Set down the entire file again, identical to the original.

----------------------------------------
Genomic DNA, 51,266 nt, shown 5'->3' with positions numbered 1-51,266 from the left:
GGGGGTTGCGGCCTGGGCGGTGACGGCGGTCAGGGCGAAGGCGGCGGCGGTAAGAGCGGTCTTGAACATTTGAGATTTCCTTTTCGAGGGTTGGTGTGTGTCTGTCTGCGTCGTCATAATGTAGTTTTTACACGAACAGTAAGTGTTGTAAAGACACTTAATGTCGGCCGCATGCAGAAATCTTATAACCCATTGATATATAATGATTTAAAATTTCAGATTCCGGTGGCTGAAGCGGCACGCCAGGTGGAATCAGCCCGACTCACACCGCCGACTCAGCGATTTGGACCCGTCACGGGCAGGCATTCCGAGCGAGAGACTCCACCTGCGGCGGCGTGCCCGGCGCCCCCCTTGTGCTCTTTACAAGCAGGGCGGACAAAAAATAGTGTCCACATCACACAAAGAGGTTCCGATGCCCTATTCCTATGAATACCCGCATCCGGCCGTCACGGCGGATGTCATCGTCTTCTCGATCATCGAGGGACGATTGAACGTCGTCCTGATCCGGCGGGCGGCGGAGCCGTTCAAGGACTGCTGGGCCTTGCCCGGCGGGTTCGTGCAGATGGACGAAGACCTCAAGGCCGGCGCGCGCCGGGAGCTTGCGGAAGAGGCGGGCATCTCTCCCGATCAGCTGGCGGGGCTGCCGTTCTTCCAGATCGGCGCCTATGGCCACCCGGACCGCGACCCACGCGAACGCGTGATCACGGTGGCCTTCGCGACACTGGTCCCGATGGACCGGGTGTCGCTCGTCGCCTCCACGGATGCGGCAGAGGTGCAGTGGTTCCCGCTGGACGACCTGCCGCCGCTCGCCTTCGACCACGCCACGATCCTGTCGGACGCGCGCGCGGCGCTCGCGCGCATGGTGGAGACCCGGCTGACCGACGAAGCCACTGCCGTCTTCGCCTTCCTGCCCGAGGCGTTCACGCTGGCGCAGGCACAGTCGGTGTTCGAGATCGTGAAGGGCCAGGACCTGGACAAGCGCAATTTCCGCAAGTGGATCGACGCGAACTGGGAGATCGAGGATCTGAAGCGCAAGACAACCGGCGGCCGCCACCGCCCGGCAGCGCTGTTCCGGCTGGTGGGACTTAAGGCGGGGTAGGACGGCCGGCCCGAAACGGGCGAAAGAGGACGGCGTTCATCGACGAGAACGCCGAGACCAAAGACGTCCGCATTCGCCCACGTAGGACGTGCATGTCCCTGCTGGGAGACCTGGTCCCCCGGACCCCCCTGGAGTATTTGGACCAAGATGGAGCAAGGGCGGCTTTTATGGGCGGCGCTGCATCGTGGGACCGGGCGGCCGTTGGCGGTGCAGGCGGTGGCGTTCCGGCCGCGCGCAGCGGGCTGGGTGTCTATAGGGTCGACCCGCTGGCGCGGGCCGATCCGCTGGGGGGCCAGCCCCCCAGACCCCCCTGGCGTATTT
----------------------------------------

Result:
Genomic DNA, 51,266 nt, shown 5'->3' with positions numbered 1-51,266 from the left:
GGGGGTTGCGGCCTGGGCGGTGACGGCGGTCAGGGCGAAGGCGGCGGCGGTAAGAGCGGTCTTGAACATTTGAGATTTCCTTTTCGAGGGTTGGTGTGTGTCTGTCTGCGTCGTCATAATGTAGTTTTTACACGAACAGTAAGTGTTGTAAAGACACTTAATGTCGGCCGCATGCAGAAATCTTATAACCCATTGATATATAATGATTTAAAATTTCAGATTCCGGTGGCTGAAGCGGCACGCCAGGTGGAATCAGCCCGACTCACACCGCCGACTCAGCGATTTGGACCCGTCACGGGCAGGCATTCCGAGCGAGAGACTCCACCTGCGGCGGCGTGCCCGGCGCCCCCCTTGTGCTCTTTACAAGCAGGGCGGACAAAAAATAGTGTCCACATCACACAAAGAGGTTCCGATGCCCTATTCCTATGAATACCCGCATCCGGCCGTCACGGCGGATGTCATCGTCTTCTCGATCATCGAGGGACGATTGAACGTCGTCCTGATCCGGCGGGCGGCGGAGCCGTTCAAGGACTGCTGGGCCTTGCCCGGCGGGTTCGTGCAGATGGACGAAGACCTCAAGGCCGGCGCGCGCCGGGAGCTTGCGGAAGAGGCGGGCATCTCTCCCGATCAGCTGGCGGGGCTGCCGTTCTTCCAGATCGGCGCCTATGGCCACCCGGACCGCGACCCACGCGAACGCGTGATCACGGTGGCCTTCGCGACACTGGTCCCGATGGACCGGGTGTCGCTCGTCGCCTCCACGGATGCGGCAGAGGTGCAGTGGTTCCCGCTGGACGACCTGCCGCCGCTCGCCTTCGACCACGCCACGATCCTGTCGGACGCGCGCGCGGCGCTCGCGCGCATGGTGGAGACCCGGCTGACCGACGAAGCCACTGCCGTCTTCGCCTTCCTGCCCGAGGCGTTCACGCTGGCGCAGGCACAGTCGGTGTTCGAGATCGTGAAGGGCCAGGACCTGGACAAGCGCAATTTCCGCAAGTGGATCGACGCGAACTGGGAGATCGAGGATCTGAAGCGCAAGACAACCGGCGGCCGCCACCGCCCGGCAGCGCTGTTCCGGCTGGTGGGACTTAAGGCGGGGTAGGACGGCCGGCCCGAAACGGGCGAAAGAGGACGGCGTTCATCGACGAGAACGCCGAGACCAAAGACGTCCGCATTCGCCCACGTAGGACGTGCATGTCCCTGCTGGGAGACCTGGTCCCCCGGACCCCCCTGGAGTATTTGGACCAAGATGGAGCAAGGGCGGCTTTTATGGGCGGCGCTGCATCGTGGGACCGGGCGGCCGTTGGCGGTGCAGGCGGTGGCGTTCCGGCCGCGCGCAGCGGGCTGGGTGTCTATAGGGTCGACCCGCTGGCGCGGGCCGATCCGCTGGGGGGCCAGCCCCCCAGACCCCCCTGGCGTATTT